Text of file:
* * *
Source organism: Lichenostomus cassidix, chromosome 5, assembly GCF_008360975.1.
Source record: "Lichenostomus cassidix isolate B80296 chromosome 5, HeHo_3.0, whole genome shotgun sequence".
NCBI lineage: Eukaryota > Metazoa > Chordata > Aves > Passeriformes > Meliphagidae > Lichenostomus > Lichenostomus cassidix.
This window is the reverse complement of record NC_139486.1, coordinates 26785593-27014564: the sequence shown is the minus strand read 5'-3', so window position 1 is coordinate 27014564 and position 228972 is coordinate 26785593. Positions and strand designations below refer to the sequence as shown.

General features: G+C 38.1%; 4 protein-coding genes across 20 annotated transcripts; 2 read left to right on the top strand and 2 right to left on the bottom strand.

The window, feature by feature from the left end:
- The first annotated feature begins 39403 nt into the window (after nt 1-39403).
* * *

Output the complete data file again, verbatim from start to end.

Source organism: Lichenostomus cassidix, chromosome 5, assembly GCF_008360975.1.
Source record: "Lichenostomus cassidix isolate B80296 chromosome 5, HeHo_3.0, whole genome shotgun sequence".
NCBI lineage: Eukaryota > Metazoa > Chordata > Aves > Passeriformes > Meliphagidae > Lichenostomus > Lichenostomus cassidix.
This window is the reverse complement of record NC_139486.1, coordinates 26785593-27014564: the sequence shown is the minus strand read 5'-3', so window position 1 is coordinate 27014564 and position 228972 is coordinate 26785593. Positions and strand designations below refer to the sequence as shown.

General features: G+C 38.1%; 4 protein-coding genes across 20 annotated transcripts; 2 read left to right on the top strand and 2 right to left on the bottom strand.

The window, feature by feature from the left end:
- The first annotated feature begins 39403 nt into the window (after nt 1-39403).